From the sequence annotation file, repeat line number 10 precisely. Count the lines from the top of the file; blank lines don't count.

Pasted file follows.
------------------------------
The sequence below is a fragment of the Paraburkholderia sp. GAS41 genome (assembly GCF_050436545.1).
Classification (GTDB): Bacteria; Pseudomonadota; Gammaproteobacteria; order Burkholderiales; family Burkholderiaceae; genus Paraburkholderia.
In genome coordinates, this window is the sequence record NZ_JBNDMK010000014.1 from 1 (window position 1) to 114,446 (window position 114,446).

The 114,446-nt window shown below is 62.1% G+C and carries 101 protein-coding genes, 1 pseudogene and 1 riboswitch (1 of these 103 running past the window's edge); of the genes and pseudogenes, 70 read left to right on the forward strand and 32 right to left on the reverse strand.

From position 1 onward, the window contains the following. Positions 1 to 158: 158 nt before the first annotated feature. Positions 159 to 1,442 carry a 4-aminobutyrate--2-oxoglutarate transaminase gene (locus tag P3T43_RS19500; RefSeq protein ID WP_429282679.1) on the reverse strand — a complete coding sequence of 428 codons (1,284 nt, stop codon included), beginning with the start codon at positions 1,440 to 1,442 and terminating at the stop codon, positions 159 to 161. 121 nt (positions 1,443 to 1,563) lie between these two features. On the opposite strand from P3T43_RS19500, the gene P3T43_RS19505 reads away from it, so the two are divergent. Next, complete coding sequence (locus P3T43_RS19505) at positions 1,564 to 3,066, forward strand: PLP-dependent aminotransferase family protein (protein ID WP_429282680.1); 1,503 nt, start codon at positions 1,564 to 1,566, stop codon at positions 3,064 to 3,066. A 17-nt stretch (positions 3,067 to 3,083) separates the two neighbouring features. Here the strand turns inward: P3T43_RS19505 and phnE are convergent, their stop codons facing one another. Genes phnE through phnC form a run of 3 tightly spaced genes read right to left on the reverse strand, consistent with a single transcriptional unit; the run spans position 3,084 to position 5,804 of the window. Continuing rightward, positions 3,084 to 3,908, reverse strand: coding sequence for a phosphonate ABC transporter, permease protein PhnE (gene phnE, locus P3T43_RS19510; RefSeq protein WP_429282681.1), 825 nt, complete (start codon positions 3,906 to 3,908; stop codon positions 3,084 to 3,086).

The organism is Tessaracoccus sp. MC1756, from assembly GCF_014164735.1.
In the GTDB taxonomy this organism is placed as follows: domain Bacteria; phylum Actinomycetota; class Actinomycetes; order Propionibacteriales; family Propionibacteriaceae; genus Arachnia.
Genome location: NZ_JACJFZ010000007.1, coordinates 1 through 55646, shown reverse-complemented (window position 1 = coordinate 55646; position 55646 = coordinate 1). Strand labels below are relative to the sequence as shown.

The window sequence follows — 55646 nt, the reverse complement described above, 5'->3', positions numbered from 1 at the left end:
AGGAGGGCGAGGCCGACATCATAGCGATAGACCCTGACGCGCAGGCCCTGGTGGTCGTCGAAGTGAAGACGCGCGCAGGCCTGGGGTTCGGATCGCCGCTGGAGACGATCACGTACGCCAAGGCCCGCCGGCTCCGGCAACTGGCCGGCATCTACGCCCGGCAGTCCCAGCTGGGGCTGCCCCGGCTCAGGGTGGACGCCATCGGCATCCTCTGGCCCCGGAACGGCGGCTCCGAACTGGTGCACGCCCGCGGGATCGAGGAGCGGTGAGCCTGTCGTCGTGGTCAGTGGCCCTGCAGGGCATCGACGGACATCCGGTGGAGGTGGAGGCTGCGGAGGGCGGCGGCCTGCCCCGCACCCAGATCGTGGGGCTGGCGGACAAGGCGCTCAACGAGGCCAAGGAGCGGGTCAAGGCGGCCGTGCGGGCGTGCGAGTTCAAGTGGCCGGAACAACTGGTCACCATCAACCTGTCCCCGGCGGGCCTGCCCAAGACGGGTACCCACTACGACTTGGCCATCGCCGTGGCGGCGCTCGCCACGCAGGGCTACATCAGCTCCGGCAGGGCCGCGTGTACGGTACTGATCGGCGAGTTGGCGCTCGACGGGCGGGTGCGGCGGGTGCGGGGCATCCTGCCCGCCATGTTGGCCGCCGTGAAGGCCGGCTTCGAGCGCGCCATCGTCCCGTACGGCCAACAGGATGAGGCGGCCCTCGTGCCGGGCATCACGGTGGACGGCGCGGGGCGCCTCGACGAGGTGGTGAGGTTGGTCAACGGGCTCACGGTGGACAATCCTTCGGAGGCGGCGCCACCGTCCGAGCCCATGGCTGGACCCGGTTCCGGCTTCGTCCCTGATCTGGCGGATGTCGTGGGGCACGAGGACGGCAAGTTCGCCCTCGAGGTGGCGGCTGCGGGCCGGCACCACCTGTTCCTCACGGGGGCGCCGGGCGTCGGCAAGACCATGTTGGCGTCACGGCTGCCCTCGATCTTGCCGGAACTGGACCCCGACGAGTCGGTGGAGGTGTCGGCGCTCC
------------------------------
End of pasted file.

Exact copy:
AGGAGGGCGAGGCCGACATCATAGCGATAGACCCTGACGCGCAGGCCCTGGTGGTCGTCGAAGTGAAGACGCGCGCAGGCCTGGGGTTCGGATCGCCGCTGGAGACGATCACGTACGCCAAGGCCCGCCGGCTCCGGCAACTGGCCGGCATCTACGCCCGGCAGTCCCAGCTGGGGCTGCCCCGGCTCAGGGTGGACGCCATCGGCATCCTCTGGCCCCGGAACGGCGGCTCCGAACTGGTGCACGCCCGCGGGATCGAGGAGCGGTGAGCCTGTCGTCGTGGTCAGTGGCCCTGCAGGGCATCGACGGACATCCGGTGGAGGTGGAGGCTGCGGAGGGCGGCGGCCTGCCCCGCACCCAGATCGTGGGGCTGGCGGACAAGGCGCTCAACGAGGCCAAGGAGCGGGTCAAGGCGGCCGTGCGGGCGTGCGAGTTCAAGTGGCCGGAACAACTGGTCACCATCAACCTGTCCCCGGCGGGCCTGCCCAAGACGGGTACCCACTACGACTTGGCCATCGCCGTGGCGGCGCTCGCCACGCAGGGCTACATCAGCTCCGGCAGGGCCGCGTGTACGGTACTGATCGGCGAGTTGGCGCTCGACGGGCGGGTGCGGCGGGTGCGGGGCATCCTGCCCGCCATGTTGGCCGCCGTGAAGGCCGGCTTCGAGCGCGCCATCGTCCCGTACGGCCAACAGGATGAGGCGGCCCTCGTGCCGGGCATCACGGTGGACGGCGCGGGGCGCCTCGACGAGGTGGTGAGGTTGGTCAACGGGCTCACGGTGGACAATCCTTCGGAGGCGGCGCCACCGTCCGAGCCCATGGCTGGACCCGGTTCCGGCTTCGTCCCTGATCTGGCGGATGTCGTGGGGCACGAGGACGGCAAGTTCGCCCTCGAGGTGGCGGCTGCGGGCCGGCACCACCTGTTCCTCACGGGGGCGCCGGGCGTCGGCAAGACCATGTTGGCGTCACGGCTGCCCTCGATCTTGCCGGAACTGGACCCCGACGAGTCGGTGGAGGTGTCGGCGCTCC